The title is a phrase used to sum up the philosophy of Dr. Pangloss. "Dr. who?" you might well ask because few people today are likely to be familiar with Pangloss or his philosophies. Dr. Pangloss, you see, is a fictional character, friend and mentor to the main character in Voltaire's novel "Candide".
Francois-Marie Arouet de Voltaire (1694 - 1778) known simply as Voltaire was destined for a career in law but found formal study "too disgusting" and gave it up to become a philosopher and man of letters among the Bohemian community of Paris's left bank. Quickly becoming known for his wit, intelligence and decadent lifestyle he was accepted by other French radicals, writers, thinkers and political reformers.
Voltaire was a satirist best known for his religious polemic against the Roman Catholic Church, corrupt but al powerful at the time, but he did not spare the tight lipped protestants of his day from being pricked or beaten by his favourite weapons, sarcasm, ridicule and parody. Because so much of his work , particularly in early writing, targeted religion is common to dismiss him as a biter and resentful atheist, but to do so is intellectually lazy and exhibits ignorance. Discarding revelation and divine mystery, he steadily upheld the truths of natural religion, and was, in fact, a Deist. There is possibly no greater a master of stylish and polished ridicule in the literature of any language.
Through the course of his long (by the standards of his day) life Voltaire wrote ninety books and it is perhaps a measure of the man's talent as a satirist that the best known, Candide or The Optimist is in fact a satire of philosophy, a subject he loved dearly. (Voltaire biography)
The novel tells in desultory fashion the story of Candide and his philosopher friend Dr. Pangloss as they embark on a ridiculously optimistic quest to prove the world is essentially a perfect environment and that everything in it that seems bad, brutal and evil is necessary as a stepping stone to a greater good.
Dr. Pangloss and his philosophy are the principal focus of Voltaire’s satire. Dr. Pangloss, Candide’s tutor and mentor, teaches that "in this best of all possible worlds, everything happens because no other course of events is possible and therefore everything happens for the best." The philosophy of Pangloss parodies the ideas of Gottfried Leibniz, an Enlightenment era philosopher (the term 'existentialist had not been coined at that point,) who posited that the world was perfect and its evil were simply a path to achieving "the greatest good of the greatest number." A philosophy which, it may occur to you, has much in common with Barack Obama's "hope and change" (all hold hands and sing Kumbiya to create Utopia) campaign of 2008.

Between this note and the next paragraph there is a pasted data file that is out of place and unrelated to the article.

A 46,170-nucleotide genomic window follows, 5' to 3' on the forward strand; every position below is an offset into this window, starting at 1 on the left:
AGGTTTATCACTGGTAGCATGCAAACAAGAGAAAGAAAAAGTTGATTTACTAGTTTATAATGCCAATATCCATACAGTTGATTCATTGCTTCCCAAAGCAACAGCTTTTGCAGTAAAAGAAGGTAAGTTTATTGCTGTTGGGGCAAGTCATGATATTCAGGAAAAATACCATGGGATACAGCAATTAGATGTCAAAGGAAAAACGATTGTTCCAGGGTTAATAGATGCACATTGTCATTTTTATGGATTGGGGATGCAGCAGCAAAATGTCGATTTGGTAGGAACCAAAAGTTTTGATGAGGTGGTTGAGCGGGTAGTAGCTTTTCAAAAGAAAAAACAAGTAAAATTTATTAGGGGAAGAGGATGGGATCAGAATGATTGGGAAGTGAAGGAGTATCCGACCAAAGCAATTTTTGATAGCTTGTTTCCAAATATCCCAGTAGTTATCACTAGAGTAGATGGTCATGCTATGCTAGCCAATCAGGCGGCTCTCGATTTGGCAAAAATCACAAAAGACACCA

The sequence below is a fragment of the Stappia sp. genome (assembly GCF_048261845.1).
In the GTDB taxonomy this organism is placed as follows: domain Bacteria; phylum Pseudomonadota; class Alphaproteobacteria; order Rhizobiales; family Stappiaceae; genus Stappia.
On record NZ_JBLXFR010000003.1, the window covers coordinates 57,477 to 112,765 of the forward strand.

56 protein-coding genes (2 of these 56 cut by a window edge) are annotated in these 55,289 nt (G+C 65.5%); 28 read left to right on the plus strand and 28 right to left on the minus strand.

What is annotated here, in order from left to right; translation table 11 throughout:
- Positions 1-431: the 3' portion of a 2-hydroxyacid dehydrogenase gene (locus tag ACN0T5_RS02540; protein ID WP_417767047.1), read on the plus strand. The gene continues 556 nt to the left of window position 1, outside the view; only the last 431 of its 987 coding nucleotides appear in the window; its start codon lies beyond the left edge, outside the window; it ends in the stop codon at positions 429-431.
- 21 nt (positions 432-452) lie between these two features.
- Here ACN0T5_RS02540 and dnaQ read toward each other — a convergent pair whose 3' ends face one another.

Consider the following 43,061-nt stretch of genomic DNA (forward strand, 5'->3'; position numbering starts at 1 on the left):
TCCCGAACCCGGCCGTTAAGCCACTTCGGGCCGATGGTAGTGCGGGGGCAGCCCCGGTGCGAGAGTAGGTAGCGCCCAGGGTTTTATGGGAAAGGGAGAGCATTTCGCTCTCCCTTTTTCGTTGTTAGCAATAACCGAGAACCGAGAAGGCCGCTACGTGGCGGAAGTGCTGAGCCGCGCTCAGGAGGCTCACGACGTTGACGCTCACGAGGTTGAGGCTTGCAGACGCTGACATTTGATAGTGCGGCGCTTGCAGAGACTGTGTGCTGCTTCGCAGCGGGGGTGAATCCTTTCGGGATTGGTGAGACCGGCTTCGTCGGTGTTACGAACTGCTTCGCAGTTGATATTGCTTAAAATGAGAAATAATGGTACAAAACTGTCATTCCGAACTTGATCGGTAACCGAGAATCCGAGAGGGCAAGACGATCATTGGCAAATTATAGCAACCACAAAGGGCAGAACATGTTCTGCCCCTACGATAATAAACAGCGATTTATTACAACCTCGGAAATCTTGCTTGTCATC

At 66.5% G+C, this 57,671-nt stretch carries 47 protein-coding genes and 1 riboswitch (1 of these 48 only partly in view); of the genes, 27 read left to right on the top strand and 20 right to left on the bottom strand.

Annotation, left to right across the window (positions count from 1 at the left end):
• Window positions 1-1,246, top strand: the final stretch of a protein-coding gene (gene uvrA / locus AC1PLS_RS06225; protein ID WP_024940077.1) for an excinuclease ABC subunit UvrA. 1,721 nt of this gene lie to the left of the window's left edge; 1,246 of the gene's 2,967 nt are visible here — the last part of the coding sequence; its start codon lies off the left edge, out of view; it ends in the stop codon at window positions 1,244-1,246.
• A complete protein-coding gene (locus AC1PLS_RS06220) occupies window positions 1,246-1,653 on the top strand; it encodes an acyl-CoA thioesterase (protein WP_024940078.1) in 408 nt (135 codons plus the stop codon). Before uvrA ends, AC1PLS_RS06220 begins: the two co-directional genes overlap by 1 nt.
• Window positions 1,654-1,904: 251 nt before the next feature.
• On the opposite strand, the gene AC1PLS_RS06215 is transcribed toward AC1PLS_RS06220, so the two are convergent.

Each twist in the plot, each natural disaster, disease, and misfortune that befalls Candide is intended by Voltaire to show the perpetual optimism of Pangloss’s thinking to be utterly absurd and detached from reality. Pangloss’s personal sufferings alone are unusually extreme. In regard to his own misfortune however, Pangloss convinces himself that his suffering is necessary for the greater good. The result is that the philosopher appears lost in his intellectual ramblings and thus utterly blind to his own experiences as well as the horrors endured by his friends.
At one point Pangloss contracts syphilis. Candide suggests they seek a doctor to cure the potentially deadly disease but the sufferer insists on philosophising about it to convince himself his infection is in fact "for the best in this, the best of all possible worlds.
"Oh, Pangloss!" cried Candide, "what a strange genealogy! Is not the Devil the original stock of it?"
"Not at all," replied this great man, "it was a thing unavoidable, a necessary ingredient in the best of worlds; for if Columbus had not in an island of America caught this disease, which contaminates the source of life, frequently even hinders generation, and which is evidently opposed to the great end of nature, we should have neither chocolate nor cochineal. We are also to observe that upon our continent, this distemper is like religious controversy, confined to a particular spot. The Turks, the Indians, the Persians, the Chinese, the Siamese, the Japanese, know nothing of it; but there is a sufficient reason for believing that they will know it in their turn in a few centuries. In the meantime, it has made marvelous progress among us, especially in those great armies composed of honest hirelings, who decide the destiny of states; for we may safely affirm that when an army of thirty thousand men fights another of an equal number, there are about twenty thousand of them poxed on each side."
Voltaire also uses Dr. Pangloss as a metaphor for what he considers useless, impractical metaphysical speculations on unknowable topics. Hence the philosopher is described as a tutor of "metaphysico-theologo-cosmolo-nigology." Such scholars, according to Voltaire, waster their lives talking instead of doing (note that "pangloss," derived from two Greek words, means "all-tongue"). At one point Candide is on the verge of death but rather than get him water which he is asking for, Pangloss carries on talking, analyzing the situation. Or when everyone ought be tending the garden (a metaphor for life), Pangloss instead wants everyone to talk, or rather to listen to him talking. Following the aforementioned earthquake, Pangloss also tries to reassure people by…talking. Pangloss is always so intent on talking about circumstances he is quite unable to heed good advice when it slaps him round the cheeks with a big dead fish.